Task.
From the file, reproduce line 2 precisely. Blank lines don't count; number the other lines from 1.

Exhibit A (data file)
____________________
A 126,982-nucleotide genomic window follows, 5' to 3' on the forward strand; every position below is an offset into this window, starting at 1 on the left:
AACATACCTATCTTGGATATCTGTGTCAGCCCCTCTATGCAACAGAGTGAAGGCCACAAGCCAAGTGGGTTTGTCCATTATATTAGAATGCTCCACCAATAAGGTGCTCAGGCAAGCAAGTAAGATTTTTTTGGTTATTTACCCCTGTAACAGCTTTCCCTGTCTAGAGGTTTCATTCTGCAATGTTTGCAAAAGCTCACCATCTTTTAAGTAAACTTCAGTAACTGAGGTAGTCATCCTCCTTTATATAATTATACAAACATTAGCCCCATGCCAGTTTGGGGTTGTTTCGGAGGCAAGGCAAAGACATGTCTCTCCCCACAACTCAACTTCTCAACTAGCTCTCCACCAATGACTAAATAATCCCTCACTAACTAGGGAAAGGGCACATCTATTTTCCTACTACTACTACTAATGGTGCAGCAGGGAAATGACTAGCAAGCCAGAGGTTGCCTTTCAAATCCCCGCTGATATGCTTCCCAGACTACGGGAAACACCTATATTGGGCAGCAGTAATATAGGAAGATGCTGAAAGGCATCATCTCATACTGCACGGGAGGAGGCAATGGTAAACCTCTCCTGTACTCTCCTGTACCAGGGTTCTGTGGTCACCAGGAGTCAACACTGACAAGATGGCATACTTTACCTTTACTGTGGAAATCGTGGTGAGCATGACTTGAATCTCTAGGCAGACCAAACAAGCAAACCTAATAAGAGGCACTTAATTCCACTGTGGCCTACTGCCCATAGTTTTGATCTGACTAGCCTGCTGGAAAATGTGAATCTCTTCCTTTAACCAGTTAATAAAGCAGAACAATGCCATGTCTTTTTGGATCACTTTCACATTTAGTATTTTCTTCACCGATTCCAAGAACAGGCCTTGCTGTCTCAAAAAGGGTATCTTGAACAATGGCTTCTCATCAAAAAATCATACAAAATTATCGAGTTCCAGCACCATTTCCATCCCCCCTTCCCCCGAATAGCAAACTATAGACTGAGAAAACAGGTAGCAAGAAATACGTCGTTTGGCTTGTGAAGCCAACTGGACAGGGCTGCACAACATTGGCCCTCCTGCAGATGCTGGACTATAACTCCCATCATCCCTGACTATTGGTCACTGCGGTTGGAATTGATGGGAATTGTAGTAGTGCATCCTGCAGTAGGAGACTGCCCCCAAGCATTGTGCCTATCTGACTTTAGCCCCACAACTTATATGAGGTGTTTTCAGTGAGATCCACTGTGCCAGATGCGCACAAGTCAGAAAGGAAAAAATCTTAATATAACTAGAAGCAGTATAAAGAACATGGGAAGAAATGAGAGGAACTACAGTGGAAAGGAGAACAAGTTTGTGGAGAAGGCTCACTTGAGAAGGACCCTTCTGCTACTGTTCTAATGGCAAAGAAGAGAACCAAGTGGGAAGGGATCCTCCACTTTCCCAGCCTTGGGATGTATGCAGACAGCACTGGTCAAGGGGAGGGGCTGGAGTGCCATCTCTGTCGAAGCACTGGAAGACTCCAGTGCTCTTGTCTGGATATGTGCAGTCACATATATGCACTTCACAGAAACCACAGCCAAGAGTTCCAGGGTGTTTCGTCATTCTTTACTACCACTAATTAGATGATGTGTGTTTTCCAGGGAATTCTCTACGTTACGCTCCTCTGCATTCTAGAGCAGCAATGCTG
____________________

AACATACCTATCTTGGATATCTGTGTCAGCCCCTCTATGCAACAGAGTGAAGGCCACAAGCCAAGTGGGTTTGTCCATTATATTAGAATGCTCCACCAATAAGGTGCTCAGGCAAGCAAGTAAGATTTTTTTGGTTATTTACCCCTGTAACAGCTTTCCCTGTCTAGAGGTTTCATTCTGCAATGTTTGCAAAAGCTCACCATCTTTTAAGTAAACTTCAGTAACTGAGGTAGTCATCCTCCTTTATATAATTATACAAACATTAGCCCCATGCCAGTTTGGGGTTGTTTCGGAGGCAAGGCAAAGACATGTCTCTCCCCACAACTCAACTTCTCAACTAGCTCTCCACCAATGACTAAATAATCCCTCACTAACTAGGGAAAGGGCACATCTATTTTCCTACTACTACTACTAATGGTGCAGCAGGGAAATGACTAGCAAGCCAGAGGTTGCCTTTCAAATCCCCGCTGATATGCTTCCCAGACTACGGGAAACACCTATATTGGGCAGCAGTAATATAGGAAGATGCTGAAAGGCATCATCTCATACTGCACGGGAGGAGGCAATGGTAAACCTCTCCTGTACTCTCCTGTACCAGGGTTCTGTGGTCACCAGGAGTCAACACTGACAAGATGGCATACTTTACCTTTACTGTGGAAATCGTGGTGAGCATGACTTGAATCTCTAGGCAGACCAAACAAGCAAACCTAATAAGAGGCACTTAATTCCACTGTGGCCTACTGCCCATAGTTTTGATCTGACTAGCCTGCTGGAAAATGTGAATCTCTTCCTTTAACCAGTTAATAAAGCAGAACAATGCCATGTCTTTTTGGATCACTTTCACATTTAGTATTTTCTTCACCGATTCCAAGAACAGGCCTTGCTGTCTCAAAAAGGGTATCTTGAACAATGGCTTCTCATCAAAAAATCATACAAAATTATCGAGTTCCAGCACCATTTCCATCCCCCCTTCCCCCGAATAGCAAACTATAGACTGAGAAAACAGGTAGCAAGAAATACGTCGTTTGGCTTGTGAAGCCAACTGGACAGGGCTGCACAACATTGGCCCTCCTGCAGATGCTGGACTATAACTCCCATCATCCCTGACTATTGGTCACTGCGGTTGGAATTGATGGGAATTGTAGTAGTGCATCCTGCAGTAGGAGACTGCCCCCAAGCATTGTGCCTATCTGACTTTAGCCCCACAACTTATATGAGGTGTTTTCAGTGAGATCCACTGTGCCAGATGCGCACAAGTCAGAAAGGAAAAAATCTTAATATAACTAGAAGCAGTATAAAGAACATGGGAAGAAATGAGAGGAACTACAGTGGAAAGGAGAACAAGTTTGTGGAGAAGGCTCACTTGAGAAGGACCCTTCTGCTACTGTTCTAATGGCAAAGAAGAGAACCAAGTGGGAAGGGATCCTCCACTTTCCCAGCCTTGGGATGTATGCAGACAGCACTGGTCAAGGGGAGGGGCTGGAGTGCCATCTCTGTCGAAGCACTGGAAGACTCCAGTGCTCTTGTCTGGATATGTGCAGTCACATATATGCACTTCACAGAAACCACAGCCAAGAGTTCCAGGGTGTTTCGTCATTCTTTACTACCACTAATTAGATGATGTGTGTTTTCCAGGGAATTCTCTACGTTACGCTCCTCTGCATTCTAGAGCAGCAATGCTG